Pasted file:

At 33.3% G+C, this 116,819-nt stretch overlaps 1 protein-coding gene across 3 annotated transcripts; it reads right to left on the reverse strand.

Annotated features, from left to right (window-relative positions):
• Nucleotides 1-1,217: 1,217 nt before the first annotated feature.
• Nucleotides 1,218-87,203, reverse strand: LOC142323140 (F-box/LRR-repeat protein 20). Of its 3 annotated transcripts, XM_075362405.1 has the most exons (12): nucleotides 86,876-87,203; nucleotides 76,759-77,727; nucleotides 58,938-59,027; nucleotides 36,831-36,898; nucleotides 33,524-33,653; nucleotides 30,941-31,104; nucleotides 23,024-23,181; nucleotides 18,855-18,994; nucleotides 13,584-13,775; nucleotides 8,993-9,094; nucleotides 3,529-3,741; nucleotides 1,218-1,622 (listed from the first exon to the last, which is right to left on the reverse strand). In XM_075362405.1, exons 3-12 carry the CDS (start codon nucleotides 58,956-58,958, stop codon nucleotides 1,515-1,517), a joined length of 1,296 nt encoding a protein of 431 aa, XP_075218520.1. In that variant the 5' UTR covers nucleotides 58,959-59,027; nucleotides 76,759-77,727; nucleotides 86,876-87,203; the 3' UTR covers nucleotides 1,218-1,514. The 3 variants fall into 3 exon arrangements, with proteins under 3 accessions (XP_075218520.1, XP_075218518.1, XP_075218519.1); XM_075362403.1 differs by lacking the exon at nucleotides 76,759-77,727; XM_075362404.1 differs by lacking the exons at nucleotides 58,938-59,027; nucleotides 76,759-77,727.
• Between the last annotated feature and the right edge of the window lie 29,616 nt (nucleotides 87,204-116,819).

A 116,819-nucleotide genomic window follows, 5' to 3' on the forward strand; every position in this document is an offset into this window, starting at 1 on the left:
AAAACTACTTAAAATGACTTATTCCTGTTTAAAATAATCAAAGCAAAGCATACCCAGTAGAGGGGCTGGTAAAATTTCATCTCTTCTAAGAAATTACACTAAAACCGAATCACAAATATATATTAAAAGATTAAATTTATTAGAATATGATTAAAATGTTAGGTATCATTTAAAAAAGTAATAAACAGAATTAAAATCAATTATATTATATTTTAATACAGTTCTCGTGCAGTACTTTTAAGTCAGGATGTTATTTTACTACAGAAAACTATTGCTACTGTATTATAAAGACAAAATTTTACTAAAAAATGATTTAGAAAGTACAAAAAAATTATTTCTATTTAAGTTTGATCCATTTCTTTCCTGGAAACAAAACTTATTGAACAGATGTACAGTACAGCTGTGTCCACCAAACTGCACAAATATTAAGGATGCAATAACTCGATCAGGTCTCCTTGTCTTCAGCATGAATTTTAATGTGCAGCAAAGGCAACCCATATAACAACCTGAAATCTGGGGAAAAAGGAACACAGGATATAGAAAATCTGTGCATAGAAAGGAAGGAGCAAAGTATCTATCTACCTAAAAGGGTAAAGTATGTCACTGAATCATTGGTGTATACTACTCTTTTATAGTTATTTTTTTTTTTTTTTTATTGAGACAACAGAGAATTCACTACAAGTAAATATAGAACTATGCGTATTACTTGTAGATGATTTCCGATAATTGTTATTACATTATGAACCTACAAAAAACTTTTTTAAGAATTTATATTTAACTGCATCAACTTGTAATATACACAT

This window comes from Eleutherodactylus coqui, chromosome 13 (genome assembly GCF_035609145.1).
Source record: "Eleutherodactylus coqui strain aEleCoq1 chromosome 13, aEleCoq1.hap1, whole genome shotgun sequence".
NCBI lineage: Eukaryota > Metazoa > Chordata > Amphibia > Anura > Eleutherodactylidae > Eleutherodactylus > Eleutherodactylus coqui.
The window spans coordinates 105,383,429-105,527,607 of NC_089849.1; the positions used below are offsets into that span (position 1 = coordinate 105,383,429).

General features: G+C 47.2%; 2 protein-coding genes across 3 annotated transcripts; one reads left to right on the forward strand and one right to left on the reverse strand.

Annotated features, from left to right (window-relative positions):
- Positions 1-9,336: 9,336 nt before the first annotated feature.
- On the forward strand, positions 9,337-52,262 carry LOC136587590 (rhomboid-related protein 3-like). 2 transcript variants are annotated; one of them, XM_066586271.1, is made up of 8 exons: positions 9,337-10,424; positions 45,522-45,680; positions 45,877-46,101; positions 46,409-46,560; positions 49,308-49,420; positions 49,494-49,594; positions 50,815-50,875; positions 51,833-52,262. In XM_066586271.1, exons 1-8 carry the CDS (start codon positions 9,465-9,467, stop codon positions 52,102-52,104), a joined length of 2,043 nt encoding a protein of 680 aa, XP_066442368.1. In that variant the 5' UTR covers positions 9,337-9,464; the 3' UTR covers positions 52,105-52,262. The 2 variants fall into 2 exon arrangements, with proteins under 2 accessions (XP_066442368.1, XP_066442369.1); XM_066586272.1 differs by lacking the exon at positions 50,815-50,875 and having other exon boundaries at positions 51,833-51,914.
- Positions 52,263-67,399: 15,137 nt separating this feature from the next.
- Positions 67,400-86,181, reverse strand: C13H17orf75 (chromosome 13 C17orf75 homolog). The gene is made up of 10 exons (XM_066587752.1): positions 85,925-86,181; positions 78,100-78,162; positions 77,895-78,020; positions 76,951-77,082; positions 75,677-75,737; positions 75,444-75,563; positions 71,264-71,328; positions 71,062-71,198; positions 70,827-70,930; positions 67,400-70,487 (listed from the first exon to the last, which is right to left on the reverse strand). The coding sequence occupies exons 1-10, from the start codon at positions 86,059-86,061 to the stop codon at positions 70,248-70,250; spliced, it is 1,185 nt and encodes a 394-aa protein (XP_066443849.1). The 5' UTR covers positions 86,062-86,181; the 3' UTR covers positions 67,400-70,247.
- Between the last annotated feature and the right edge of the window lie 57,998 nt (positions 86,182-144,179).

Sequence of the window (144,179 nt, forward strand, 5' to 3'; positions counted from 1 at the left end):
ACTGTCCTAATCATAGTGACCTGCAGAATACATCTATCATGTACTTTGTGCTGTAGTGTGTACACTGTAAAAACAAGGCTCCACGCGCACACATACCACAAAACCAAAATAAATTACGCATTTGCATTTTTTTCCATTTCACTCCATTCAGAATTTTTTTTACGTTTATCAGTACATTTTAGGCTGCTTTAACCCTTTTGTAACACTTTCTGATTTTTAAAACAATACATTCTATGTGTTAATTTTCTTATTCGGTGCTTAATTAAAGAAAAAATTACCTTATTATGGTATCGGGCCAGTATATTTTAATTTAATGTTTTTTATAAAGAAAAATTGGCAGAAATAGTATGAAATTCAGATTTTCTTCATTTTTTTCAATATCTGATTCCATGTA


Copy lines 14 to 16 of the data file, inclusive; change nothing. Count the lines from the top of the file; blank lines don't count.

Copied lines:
- Positions 1-9,336: 9,336 nt before the first annotated feature.
- On the forward strand, positions 9,337-52,262 carry LOC136587590 (rhomboid-related protein 3-like). 2 transcript variants are annotated; one of them, XM_066586271.1, is made up of 8 exons: positions 9,337-10,424; positions 45,522-45,680; positions 45,877-46,101; positions 46,409-46,560; positions 49,308-49,420; positions 49,494-49,594; positions 50,815-50,875; positions 51,833-52,262. In XM_066586271.1, exons 1-8 carry the CDS (start codon positions 9,465-9,467, stop codon positions 52,102-52,104), a joined length of 2,043 nt encoding a protein of 680 aa, XP_066442368.1. In that variant the 5' UTR covers positions 9,337-9,464; the 3' UTR covers positions 52,105-52,262. The 2 variants fall into 2 exon arrangements, with proteins under 2 accessions (XP_066442368.1, XP_066442369.1); XM_066586272.1 differs by lacking the exon at positions 50,815-50,875 and having other exon boundaries at positions 51,833-51,914.
- Positions 52,263-67,399: 15,137 nt separating this feature from the next.